US Foreign Policy

Rebalancing the Defense Budget

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By U.S. Navy Admiral Gary Roughead (Ret.) – The U.S. Department of Defense is facing deep budget cuts caused by sequestration. With no political agreement to lift these cuts in sight, our nation’s leaders must make hard, prudent, strategic choices to shape the defense budget to legislated fiscal constraints. If automatic, across-the-board budget cuts occur, they risk hollowing out the United States’ military capabilities and producing a force that does not meet the nation’s strategic needs.

This summer, I worked with a committee of experts – including former military commanders, senior civilian leaders in national security agencies, defense contractors and academics – to develop recommendations for an appropriate force for protecting the United States, even at lower budget levels. Organized by the Stimson Center with support from the Peterson Foundation, our report, “Strategic Agility: Strong National Defense for Today’s Global and Fiscal Realities,” was issued Sept. 24. It shows how these goals can be achieved by 2015 with $50 billion in targeted annual Defense Department budget cuts – ending the need for automatic cuts and their catastrophic effects on our military readiness.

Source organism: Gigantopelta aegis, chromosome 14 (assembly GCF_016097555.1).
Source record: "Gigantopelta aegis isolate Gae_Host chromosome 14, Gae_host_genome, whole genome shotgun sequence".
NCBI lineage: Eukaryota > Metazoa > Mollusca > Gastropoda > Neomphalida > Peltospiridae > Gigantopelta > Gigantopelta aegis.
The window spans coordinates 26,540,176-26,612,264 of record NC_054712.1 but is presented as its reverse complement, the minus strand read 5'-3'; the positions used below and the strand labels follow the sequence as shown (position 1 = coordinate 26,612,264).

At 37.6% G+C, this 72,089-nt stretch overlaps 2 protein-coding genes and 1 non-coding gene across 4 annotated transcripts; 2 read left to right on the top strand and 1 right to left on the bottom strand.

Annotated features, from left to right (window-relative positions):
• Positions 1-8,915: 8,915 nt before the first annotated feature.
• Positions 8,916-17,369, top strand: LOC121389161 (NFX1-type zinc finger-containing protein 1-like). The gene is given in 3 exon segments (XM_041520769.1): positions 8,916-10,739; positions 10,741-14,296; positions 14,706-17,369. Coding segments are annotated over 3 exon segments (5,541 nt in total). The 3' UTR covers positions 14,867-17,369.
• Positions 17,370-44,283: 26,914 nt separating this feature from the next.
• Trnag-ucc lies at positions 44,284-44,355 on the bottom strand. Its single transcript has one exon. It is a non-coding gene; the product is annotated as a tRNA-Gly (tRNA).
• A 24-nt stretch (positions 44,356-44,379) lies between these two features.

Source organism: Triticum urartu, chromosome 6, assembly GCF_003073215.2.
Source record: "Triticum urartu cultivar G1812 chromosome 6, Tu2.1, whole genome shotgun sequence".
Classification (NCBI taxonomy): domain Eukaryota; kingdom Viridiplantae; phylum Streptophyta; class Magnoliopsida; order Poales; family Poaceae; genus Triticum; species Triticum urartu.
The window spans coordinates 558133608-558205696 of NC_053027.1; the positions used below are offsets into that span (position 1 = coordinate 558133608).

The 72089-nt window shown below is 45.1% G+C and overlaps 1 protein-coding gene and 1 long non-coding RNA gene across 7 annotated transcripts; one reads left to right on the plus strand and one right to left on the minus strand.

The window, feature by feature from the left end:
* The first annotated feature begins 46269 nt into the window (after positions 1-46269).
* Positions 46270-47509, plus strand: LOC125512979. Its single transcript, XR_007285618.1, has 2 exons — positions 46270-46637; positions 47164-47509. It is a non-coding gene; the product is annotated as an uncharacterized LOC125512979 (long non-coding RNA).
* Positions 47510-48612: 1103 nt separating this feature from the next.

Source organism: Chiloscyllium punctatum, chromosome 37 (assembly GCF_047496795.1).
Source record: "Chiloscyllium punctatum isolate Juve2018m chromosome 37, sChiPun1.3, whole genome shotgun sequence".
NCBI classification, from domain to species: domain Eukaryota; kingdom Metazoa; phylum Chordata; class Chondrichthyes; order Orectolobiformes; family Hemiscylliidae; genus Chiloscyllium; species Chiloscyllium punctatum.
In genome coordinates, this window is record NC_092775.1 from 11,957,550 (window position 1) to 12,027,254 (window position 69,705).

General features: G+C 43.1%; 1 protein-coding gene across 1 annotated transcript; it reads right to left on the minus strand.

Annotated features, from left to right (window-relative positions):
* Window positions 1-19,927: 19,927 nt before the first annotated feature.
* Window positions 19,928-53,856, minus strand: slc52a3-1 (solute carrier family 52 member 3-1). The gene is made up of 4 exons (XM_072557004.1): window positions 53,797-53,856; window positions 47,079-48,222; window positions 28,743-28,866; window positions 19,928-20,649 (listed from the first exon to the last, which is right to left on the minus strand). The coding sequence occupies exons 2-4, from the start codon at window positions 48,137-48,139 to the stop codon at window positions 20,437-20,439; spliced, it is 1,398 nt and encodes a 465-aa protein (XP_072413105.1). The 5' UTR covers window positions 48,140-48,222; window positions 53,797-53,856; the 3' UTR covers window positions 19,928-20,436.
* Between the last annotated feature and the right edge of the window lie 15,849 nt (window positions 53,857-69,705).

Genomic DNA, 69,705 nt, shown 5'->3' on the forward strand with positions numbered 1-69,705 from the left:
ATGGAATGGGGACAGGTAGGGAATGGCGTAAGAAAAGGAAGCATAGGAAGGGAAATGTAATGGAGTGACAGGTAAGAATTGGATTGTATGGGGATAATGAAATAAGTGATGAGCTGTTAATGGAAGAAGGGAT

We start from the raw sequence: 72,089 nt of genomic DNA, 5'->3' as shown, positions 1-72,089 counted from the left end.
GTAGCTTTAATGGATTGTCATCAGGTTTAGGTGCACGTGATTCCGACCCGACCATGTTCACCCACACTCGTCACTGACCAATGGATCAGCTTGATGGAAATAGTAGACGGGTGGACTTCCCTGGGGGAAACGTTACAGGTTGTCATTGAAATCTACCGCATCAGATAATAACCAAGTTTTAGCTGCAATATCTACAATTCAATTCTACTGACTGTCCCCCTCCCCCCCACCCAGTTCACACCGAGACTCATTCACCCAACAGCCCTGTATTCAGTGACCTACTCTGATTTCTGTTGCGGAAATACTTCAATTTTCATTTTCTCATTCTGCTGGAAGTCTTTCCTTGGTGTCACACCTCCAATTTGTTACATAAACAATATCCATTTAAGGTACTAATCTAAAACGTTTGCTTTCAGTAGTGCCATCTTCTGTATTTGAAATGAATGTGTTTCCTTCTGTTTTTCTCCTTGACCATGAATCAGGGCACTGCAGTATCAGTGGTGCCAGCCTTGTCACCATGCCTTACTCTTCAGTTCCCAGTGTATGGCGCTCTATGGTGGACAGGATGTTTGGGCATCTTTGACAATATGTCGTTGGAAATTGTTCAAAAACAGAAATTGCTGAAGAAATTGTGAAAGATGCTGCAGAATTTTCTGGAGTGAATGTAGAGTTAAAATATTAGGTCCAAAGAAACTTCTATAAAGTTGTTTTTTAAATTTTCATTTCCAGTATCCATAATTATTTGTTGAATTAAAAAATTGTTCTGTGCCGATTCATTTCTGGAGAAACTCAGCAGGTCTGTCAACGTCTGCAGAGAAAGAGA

Our strategic approach and recommendations preserve the U.S. military as the only true global force, maintaining the intelligence, command and control capabilities, and robust forces that allow us to maintain credible global presence, respond in areas of strategic importance and guarantee the global commons of the sea, air, and now the cyber domain. To do so in a cost-constrained environment, however, we must avoid the traditional default to equal budget shares among the service branches.

To read the full op-ed, click here.


This op-ed was first published in The Hill on October 16, 2013

Photo by U.S. Navy photo/Michael D. Kennedy

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